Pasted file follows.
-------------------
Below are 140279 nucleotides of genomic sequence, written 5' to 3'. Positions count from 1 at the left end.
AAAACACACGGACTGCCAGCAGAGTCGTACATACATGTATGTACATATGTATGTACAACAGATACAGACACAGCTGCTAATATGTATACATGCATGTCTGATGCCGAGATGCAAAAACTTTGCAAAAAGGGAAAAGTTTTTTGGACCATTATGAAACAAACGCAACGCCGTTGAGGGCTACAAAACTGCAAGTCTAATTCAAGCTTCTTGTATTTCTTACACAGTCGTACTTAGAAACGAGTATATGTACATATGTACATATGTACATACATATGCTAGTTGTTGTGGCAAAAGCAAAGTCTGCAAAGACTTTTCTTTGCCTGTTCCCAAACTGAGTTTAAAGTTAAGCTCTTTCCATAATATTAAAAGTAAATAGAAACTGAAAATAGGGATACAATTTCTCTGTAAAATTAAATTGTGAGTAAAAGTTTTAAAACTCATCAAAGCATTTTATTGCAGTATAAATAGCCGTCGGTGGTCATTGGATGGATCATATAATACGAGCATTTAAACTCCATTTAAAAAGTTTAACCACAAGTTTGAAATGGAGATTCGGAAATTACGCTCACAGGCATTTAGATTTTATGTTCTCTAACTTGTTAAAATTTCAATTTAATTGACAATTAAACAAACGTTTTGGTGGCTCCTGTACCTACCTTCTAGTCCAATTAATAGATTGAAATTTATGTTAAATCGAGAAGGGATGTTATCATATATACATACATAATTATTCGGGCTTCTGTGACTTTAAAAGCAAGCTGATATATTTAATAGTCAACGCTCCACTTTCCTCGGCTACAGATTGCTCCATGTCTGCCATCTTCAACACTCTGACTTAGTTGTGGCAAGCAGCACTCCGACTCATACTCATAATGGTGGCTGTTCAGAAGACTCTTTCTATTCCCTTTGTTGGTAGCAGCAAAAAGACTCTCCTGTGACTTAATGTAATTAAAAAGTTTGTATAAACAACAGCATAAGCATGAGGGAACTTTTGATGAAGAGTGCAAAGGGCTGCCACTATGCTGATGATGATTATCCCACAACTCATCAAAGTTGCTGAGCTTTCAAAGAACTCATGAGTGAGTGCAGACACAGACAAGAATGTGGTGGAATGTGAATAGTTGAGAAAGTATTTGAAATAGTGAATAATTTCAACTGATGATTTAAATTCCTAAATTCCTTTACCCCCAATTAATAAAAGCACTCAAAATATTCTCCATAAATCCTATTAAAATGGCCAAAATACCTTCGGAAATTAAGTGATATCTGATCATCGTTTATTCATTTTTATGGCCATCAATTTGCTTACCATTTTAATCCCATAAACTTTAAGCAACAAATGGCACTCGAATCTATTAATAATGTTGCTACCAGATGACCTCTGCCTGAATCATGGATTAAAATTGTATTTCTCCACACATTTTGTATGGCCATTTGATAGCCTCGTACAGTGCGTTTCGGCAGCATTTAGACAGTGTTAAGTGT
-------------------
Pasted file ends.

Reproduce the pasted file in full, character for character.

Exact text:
Below are 140279 nucleotides of genomic sequence, written 5' to 3'. Positions count from 1 at the left end.
AAAACACACGGACTGCCAGCAGAGTCGTACATACATGTATGTACATATGTATGTACAACAGATACAGACACAGCTGCTAATATGTATACATGCATGTCTGATGCCGAGATGCAAAAACTTTGCAAAAAGGGAAAAGTTTTTTGGACCATTATGAAACAAACGCAACGCCGTTGAGGGCTACAAAACTGCAAGTCTAATTCAAGCTTCTTGTATTTCTTACACAGTCGTACTTAGAAACGAGTATATGTACATATGTACATATGTACATACATATGCTAGTTGTTGTGGCAAAAGCAAAGTCTGCAAAGACTTTTCTTTGCCTGTTCCCAAACTGAGTTTAAAGTTAAGCTCTTTCCATAATATTAAAAGTAAATAGAAACTGAAAATAGGGATACAATTTCTCTGTAAAATTAAATTGTGAGTAAAAGTTTTAAAACTCATCAAAGCATTTTATTGCAGTATAAATAGCCGTCGGTGGTCATTGGATGGATCATATAATACGAGCATTTAAACTCCATTTAAAAAGTTTAACCACAAGTTTGAAATGGAGATTCGGAAATTACGCTCACAGGCATTTAGATTTTATGTTCTCTAACTTGTTAAAATTTCAATTTAATTGACAATTAAACAAACGTTTTGGTGGCTCCTGTACCTACCTTCTAGTCCAATTAATAGATTGAAATTTATGTTAAATCGAGAAGGGATGTTATCATATATACATACATAATTATTCGGGCTTCTGTGACTTTAAAAGCAAGCTGATATATTTAATAGTCAACGCTCCACTTTCCTCGGCTACAGATTGCTCCATGTCTGCCATCTTCAACACTCTGACTTAGTTGTGGCAAGCAGCACTCCGACTCATACTCATAATGGTGGCTGTTCAGAAGACTCTTTCTATTCCCTTTGTTGGTAGCAGCAAAAAGACTCTCCTGTGACTTAATGTAATTAAAAAGTTTGTATAAACAACAGCATAAGCATGAGGGAACTTTTGATGAAGAGTGCAAAGGGCTGCCACTATGCTGATGATGATTATCCCACAACTCATCAAAGTTGCTGAGCTTTCAAAGAACTCATGAGTGAGTGCAGACACAGACAAGAATGTGGTGGAATGTGAATAGTTGAGAAAGTATTTGAAATAGTGAATAATTTCAACTGATGATTTAAATTCCTAAATTCCTTTACCCCCAATTAATAAAAGCACTCAAAATATTCTCCATAAATCCTATTAAAATGGCCAAAATACCTTCGGAAATTAAGTGATATCTGATCATCGTTTATTCATTTTTATGGCCATCAATTTGCTTACCATTTTAATCCCATAAACTTTAAGCAACAAATGGCACTCGAATCTATTAATAATGTTGCTACCAGATGACCTCTGCCTGAATCATGGATTAAAATTGTATTTCTCCACACATTTTGTATGGCCATTTGATAGCCTCGTACAGTGCGTTTCGGCAGCATTTAGACAGTGTTAAGTGT